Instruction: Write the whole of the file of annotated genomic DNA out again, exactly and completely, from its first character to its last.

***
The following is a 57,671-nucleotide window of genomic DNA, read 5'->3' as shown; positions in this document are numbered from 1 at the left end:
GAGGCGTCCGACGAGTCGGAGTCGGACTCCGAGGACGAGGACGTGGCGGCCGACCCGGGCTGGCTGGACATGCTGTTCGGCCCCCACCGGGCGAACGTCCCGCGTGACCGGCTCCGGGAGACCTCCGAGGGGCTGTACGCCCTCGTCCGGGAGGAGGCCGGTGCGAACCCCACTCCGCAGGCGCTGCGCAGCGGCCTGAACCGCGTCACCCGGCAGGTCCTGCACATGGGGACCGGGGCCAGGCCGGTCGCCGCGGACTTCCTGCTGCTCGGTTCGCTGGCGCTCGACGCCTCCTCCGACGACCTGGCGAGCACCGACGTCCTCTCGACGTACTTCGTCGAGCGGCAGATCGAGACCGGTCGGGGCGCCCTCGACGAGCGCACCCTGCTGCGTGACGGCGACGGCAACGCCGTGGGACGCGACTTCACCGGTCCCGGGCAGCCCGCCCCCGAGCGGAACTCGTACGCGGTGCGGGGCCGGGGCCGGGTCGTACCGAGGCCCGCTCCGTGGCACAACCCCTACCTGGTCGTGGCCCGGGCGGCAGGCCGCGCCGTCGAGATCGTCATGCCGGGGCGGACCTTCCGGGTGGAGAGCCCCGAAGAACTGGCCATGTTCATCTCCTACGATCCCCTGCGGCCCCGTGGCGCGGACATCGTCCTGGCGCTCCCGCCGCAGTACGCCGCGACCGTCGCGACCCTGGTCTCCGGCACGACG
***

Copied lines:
The following is a 57,671-nucleotide window of genomic DNA, read 5'->3' as shown; positions in this document are numbered from 1 at the left end:
GAGGCGTCCGACGAGTCGGAGTCGGACTCCGAGGACGAGGACGTGGCGGCCGACCCGGGCTGGCTGGACATGCTGTTCGGCCCCCACCGGGCGAACGTCCCGCGTGACCGGCTCCGGGAGACCTCCGAGGGGCTGTACGCCCTCGTCCGGGAGGAGGCCGGTGCGAACCCCACTCCGCAGGCGCTGCGCAGCGGCCTGAACCGCGTCACCCGGCAGGTCCTGCACATGGGGACCGGGGCCAGGCCGGTCGCCGCGGACTTCCTGCTGCTCGGTTCGCTGGCGCTCGACGCCTCCTCCGACGACCTGGCGAGCACCGACGTCCTCTCGACGTACTTCGTCGAGCGGCAGATCGAGACCGGTCGGGGCGCCCTCGACGAGCGCACCCTGCTGCGTGACGGCGACGGCAACGCCGTGGGACGCGACTTCACCGGTCCCGGGCAGCCCGCCCCCGAGCGGAACTCGTACGCGGTGCGGGGCCGGGGCCGGGTCGTACCGAGGCCCGCTCCGTGGCACAACCCCTACCTGGTCGTGGCCCGGGCGGCAGGCCGCGCCGTCGAGATCGTCATGCCGGGGCGGACCTTCCGGGTGGAGAGCCCCGAAGAACTGGCCATGTTCATCTCCTACGATCCCCTGCGGCCCCGTGGCGCGGACATCGTCCTGGCGCTCCCGCCGCAGTACGCCGCGACCGTCGCGACCCTGGTCTCCGGCACGACG